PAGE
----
Dr. Raja Khuzai - who actually lives in Iraq and prematurely called Bush "my liberator" - has a different view ... now that she realizes how Bush punk'd her.

Regardless of what any document might say, we already know that in practice in Southern Iraq "women's rights" means not much more than the right to wear a burqa.

Cover Your Eyes, Chickenhawks

"This is a war the Bush administration does not want Americans to see." So says Gary Kamiya in this piece in Salon today with a number of photographs showing the death & devastation in Iraq.

Kamiya doesn't just blame the Bush administration for the near blackout on photos of the devastation:

[T]he media is also responsible for sanitizing the Iraq war, at times rendering it almost invisible. Most American publications have been reluctant to run graphic war images. Almost no photographs of the 1,868 U.S. troops who have been killed to date in Iraq have appeared in U.S. publications. In May 2005, the Los Angeles Times surveyed six major newspapers and the nation's two leading newsmagazines, and found that over a six-month period, no images of dead American troops appeared in the New York Times, Washington Post, Los Angeles Times, St. Louis Post-Dispatch, Atlanta Journal-Constitution, Time or Newsweek. A single image of a covered body of a slain American ran in the Seattle Times. There were also comparatively few images of wounded Americans. The publications surveyed tended to run more images of dead or wounded Iraqis, but they have hardly been depicted in large numbers either.

Tuesday, August 23, 2005

Twins Win!!!

Incredibly, the Twins got only 1 hit in tonight's game against the White Sox ... AND WON!!!

Jacques Jones blasted an eighth inning homer while Johan Santana continued his annual post-All Star mastery by pitching eight shutout innings.

The Twins remain 2 1/2 games behind the Indians and Skankees for the AL wild card. But we have won 10 of our last 12 and are on a roll.

Both leagues are shaping up for an exciting end.

Media Blackout on Media's Failure to Cover Genocide

Think Progress has the story on how the media is refusing to air this ad from

Public airways, my ass.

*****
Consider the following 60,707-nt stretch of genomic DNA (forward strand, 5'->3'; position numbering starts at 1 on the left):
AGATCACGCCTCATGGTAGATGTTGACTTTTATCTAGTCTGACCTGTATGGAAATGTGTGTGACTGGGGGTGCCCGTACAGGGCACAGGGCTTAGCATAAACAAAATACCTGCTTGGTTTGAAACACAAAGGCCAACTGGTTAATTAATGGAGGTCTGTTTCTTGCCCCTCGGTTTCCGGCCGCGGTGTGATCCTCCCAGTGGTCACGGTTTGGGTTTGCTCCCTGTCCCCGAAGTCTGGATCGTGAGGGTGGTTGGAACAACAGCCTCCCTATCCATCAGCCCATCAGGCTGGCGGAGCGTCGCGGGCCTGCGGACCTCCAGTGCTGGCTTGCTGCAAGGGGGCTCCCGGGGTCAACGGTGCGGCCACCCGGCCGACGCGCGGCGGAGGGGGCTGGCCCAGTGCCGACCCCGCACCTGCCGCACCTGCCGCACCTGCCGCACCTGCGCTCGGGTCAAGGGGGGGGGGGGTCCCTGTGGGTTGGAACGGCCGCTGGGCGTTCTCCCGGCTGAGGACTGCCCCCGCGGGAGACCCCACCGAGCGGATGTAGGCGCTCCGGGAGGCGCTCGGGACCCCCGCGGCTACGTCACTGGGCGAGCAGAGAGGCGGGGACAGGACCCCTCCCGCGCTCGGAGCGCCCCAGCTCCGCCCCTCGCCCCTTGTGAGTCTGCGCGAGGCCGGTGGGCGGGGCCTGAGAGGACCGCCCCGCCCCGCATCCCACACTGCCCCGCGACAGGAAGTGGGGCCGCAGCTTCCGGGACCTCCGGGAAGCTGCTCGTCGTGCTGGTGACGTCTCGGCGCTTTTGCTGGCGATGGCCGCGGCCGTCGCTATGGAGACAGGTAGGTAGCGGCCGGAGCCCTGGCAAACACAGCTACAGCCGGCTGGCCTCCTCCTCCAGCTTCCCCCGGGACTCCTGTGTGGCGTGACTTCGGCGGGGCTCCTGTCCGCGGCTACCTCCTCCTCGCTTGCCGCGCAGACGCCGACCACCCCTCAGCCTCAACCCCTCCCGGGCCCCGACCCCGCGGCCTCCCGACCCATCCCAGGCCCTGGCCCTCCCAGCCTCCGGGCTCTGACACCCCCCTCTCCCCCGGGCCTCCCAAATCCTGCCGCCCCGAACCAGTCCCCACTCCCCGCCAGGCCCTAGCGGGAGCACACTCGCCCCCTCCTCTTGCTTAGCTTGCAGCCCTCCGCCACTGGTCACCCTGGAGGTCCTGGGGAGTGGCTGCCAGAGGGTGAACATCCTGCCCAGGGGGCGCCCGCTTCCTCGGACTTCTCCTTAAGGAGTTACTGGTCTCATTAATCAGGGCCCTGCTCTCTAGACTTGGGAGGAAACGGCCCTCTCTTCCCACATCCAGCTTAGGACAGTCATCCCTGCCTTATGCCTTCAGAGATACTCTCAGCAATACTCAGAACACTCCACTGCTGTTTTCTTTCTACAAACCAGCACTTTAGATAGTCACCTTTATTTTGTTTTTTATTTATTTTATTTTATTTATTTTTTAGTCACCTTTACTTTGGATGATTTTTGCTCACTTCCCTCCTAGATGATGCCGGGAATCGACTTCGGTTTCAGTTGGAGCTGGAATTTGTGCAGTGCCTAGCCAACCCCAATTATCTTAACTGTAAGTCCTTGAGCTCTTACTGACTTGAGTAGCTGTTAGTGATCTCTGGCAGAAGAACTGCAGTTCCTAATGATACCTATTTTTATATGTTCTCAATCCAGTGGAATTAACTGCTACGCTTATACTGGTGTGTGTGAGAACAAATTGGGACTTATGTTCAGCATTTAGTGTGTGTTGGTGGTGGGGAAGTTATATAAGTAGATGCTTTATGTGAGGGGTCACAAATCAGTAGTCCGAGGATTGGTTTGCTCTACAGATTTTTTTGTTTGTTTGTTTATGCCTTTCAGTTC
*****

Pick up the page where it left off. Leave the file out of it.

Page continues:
Rightwing Whackjob Pat Robertson Calls for Murder of Democratically Elected Leader; Rightwing Blogosphere Remains Silent

Remember when the Right was all in a tizzy about Ward Churchill, the leftwing whackjob who's audience consists of three drunks and one dog.

Well, time and time again, righties with much greater audiences and greater media access make horrendous comments without the same degree of criticism from the right as they heaped on the obscure Churchill.

The latest is Pat Robertson who calls for the assasination of Hugo Chavez. The fact that Chavez was elected twice - the second time in a landslide in an internationally monitored election - also seems to escape Robertson who calls Chavez a "strong-arm dictator."

You see - to guys like Robertson - it is not about democracy; it is about fealty to conservative Christian America.

So how is the right responding; here's a rundown of some of the righty blogs that ran Ward Churchill pieces and what they have to say about Robertson's latest:

Michelle Malkin --- nothing
Powerline --- nothing
Wizbang --- nothing
Say Anything --- nothing
Rightwingsparkle --- nothing

Hate speech by a man with a cable channel and an audience estimated at a million pales in comparison to that of someone no one even heard of until the right decided to falsely spin him as representative of the left.

RightWingClueless Tells Cindy Sheehan to Shut the Fuck Up!!!

Of course, I'm paraphrasing. RightWingClueless is much more disingenuous as to how she phrases her call for Cindy to stand down from her protest. You see, it's because she cares so much about the damage being done to the country and even Cindy herself.